After I obtained my categorical position, I expected life to be much easier. I had “succeeded.” I did not anticipate that the transition was perhaps in some ways even more difficult than my preliminary years. Transitioning programs mid-residency is challenging—you become an outsider who enters a new, strange environment, but at a potentially senior level. Therefore, you are expected to meet the expectations of having completed years you have completed elsewhere that inevitably were different, and, therefore, pose gaps compared to the experience of your peers. Achieving operative autonomy is challenging for any resident; it was especially challenging at a program where no one knew or trusted me. And, again, although I was very fortunate to have extremely supportive mentors at my new institution, I was the first prelim to transfer and succeed at my level at my new institution, and I struggled to navigate these unique challenges. This brings me to my next piece of advice which is I think you have to accept that as a preliminary surgery resident you have to sometimes work harder compared to your categorical counterparts to reach the same goal. But, hard work alone is not enough, and you have to know and be able to ask for help from the right people when you need it. As I reflect on my experience as a preliminary surgery resident and the transitions and adaptations I have had to make in order to succeed, although I would not recommend being a preliminary over a categorical resident to anyone, I do acknowledge the strengths the experience provided me: capacity to work hard, adaptability, resilience, compassion, empathy, self-reflection and awareness. Residency is designed to change people from student to surgeon and we learn many of these and other skills in the process in order to succeed. But, given the nature of preliminary surgery residency, fair or not, more is ultimately required and expected of you to succeed.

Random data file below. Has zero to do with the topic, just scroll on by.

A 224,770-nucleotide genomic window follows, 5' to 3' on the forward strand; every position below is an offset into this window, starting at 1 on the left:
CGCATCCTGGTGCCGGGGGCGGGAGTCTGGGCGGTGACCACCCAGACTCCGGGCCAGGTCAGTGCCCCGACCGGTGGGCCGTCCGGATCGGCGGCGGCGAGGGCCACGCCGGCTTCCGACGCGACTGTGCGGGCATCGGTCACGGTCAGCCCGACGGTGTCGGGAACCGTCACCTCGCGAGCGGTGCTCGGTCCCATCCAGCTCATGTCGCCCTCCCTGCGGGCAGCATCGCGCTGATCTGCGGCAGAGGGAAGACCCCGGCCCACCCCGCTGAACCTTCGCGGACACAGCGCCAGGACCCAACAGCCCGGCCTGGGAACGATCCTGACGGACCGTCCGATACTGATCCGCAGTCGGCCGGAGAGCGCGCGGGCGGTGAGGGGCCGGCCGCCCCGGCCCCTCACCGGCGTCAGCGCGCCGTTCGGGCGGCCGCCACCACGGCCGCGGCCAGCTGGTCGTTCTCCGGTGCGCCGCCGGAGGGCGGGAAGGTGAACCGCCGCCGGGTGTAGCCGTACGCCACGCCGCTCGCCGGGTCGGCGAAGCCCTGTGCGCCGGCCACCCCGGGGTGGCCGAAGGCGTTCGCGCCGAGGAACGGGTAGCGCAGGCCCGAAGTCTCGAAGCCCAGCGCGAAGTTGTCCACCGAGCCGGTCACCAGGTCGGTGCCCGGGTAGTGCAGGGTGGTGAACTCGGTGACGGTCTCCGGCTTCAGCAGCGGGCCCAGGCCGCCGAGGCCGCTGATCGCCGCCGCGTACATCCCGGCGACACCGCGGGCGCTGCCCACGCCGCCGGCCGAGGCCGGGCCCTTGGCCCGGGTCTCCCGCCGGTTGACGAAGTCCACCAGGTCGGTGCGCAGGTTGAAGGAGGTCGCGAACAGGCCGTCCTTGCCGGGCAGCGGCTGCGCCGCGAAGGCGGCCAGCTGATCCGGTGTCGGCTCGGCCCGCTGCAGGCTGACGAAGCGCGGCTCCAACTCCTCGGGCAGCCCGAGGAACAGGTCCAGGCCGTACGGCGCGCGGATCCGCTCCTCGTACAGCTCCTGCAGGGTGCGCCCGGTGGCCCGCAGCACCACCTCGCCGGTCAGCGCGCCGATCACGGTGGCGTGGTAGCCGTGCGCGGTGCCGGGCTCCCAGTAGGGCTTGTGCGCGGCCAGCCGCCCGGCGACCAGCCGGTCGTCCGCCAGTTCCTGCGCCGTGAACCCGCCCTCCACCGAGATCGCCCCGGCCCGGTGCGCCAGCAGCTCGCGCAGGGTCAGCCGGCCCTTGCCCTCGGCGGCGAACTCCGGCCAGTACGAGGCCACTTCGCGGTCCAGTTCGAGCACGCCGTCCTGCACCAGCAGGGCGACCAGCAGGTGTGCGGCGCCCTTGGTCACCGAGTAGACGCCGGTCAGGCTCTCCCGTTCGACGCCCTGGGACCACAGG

There is limited data on what programs can do to improve the wellbeing and/or success of preliminary surgery residents; however, certain program characteristics and interventions appear to enhance preliminary surgery resident success. Larger programs with dedicated faculty researchers, defined mentorship curriculums and an additional PGY-2 year appear to enhance preliminary surgery resident successful placement in particular in categorical surgical positions.2,10,11 From my own experience, I believe additional programs should be offered to support and protect preliminary surgery residents: national standards and expectations that additional support be provided by surgery programs and national organizations for preliminary surgery residents, an anonymous mechanism to provide feedback and advocate for oneself during residency, and a national mentorship program consisting of prior successful preliminary surgery residents to not only offer guidance during the preliminary residency years but also during a potential transition to a categorical position especially at a different institution. More data is needed to define the preliminary experience and to define individual success as it will likely vary individually and potentially evolve over the course of residency. Such knowledge is essential to supporting and empowering preliminary surgery residents. Although the match and obtaining success as a preliminary surgery resident can be—like many things in life—beyond our control even with the best intentions, I believe we can and should explore how to improve the preliminary experience as part of a growing movement to make surgical training more equitable and diverse.